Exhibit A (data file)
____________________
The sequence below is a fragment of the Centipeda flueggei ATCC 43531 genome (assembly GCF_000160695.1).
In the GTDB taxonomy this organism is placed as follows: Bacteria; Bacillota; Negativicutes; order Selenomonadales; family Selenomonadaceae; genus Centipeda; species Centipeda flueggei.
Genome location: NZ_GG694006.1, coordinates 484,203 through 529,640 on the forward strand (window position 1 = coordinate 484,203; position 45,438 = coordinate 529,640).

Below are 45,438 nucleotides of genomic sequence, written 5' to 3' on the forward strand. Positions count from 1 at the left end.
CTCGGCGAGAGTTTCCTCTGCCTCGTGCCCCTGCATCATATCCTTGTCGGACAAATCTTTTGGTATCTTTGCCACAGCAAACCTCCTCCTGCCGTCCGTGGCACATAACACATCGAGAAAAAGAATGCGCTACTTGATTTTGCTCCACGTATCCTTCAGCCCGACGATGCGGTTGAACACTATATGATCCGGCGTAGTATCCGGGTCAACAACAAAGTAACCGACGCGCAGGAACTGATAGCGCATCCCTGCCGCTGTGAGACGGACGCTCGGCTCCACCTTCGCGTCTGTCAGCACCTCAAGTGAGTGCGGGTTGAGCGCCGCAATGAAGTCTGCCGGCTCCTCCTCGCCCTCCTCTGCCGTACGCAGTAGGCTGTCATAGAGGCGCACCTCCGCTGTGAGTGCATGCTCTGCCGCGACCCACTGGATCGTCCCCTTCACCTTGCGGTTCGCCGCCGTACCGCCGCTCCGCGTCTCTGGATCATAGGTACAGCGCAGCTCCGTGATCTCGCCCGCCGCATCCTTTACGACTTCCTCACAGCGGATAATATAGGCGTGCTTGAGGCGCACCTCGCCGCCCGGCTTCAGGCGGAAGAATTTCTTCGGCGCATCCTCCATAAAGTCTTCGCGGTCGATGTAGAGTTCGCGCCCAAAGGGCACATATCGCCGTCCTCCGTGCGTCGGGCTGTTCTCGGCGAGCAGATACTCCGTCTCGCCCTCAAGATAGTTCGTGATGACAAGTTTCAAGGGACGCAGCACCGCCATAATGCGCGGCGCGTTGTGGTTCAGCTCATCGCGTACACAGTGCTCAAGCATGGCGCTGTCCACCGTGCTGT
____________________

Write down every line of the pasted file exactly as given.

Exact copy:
The sequence below is a fragment of the Centipeda flueggei ATCC 43531 genome (assembly GCF_000160695.1).
In the GTDB taxonomy this organism is placed as follows: Bacteria; Bacillota; Negativicutes; order Selenomonadales; family Selenomonadaceae; genus Centipeda; species Centipeda flueggei.
Genome location: NZ_GG694006.1, coordinates 484,203 through 529,640 on the forward strand (window position 1 = coordinate 484,203; position 45,438 = coordinate 529,640).

Below are 45,438 nucleotides of genomic sequence, written 5' to 3' on the forward strand. Positions count from 1 at the left end.
CTCGGCGAGAGTTTCCTCTGCCTCGTGCCCCTGCATCATATCCTTGTCGGACAAATCTTTTGGTATCTTTGCCACAGCAAACCTCCTCCTGCCGTCCGTGGCACATAACACATCGAGAAAAAGAATGCGCTACTTGATTTTGCTCCACGTATCCTTCAGCCCGACGATGCGGTTGAACACTATATGATCCGGCGTAGTATCCGGGTCAACAACAAAGTAACCGACGCGCAGGAACTGATAGCGCATCCCTGCCGCTGTGAGACGGACGCTCGGCTCCACCTTCGCGTCTGTCAGCACCTCAAGTGAGTGCGGGTTGAGCGCCGCAATGAAGTCTGCCGGCTCCTCCTCGCCCTCCTCTGCCGTACGCAGTAGGCTGTCATAGAGGCGCACCTCCGCTGTGAGTGCATGCTCTGCCGCGACCCACTGGATCGTCCCCTTCACCTTGCGGTTCGCCGCCGTACCGCCGCTCCGCGTCTCTGGATCATAGGTACAGCGCAGCTCCGTGATCTCGCCCGCCGCATCCTTTACGACTTCCTCACAGCGGATAATATAGGCGTGCTTGAGGCGCACCTCGCCGCCCGGCTTCAGGCGGAAGAATTTCTTCGGCGCATCCTCCATAAAGTCTTCGCGGTCGATGTAGAGTTCGCGCCCAAAGGGCACATATCGCCGTCCTCCGTGCGTCGGGCTGTTCTCGGCGAGCAGATACTCCGTCTCGCCCTCAAGATAGTTCGTGATGACAAGTTTCAAGGGACGCAGCACCGCCATAATGCGCGGCGCGTTGTGGTTCAGCTCATCGCGTACACAGTGCTCAAGCATGGCGCTGTCCACCGTGCTGT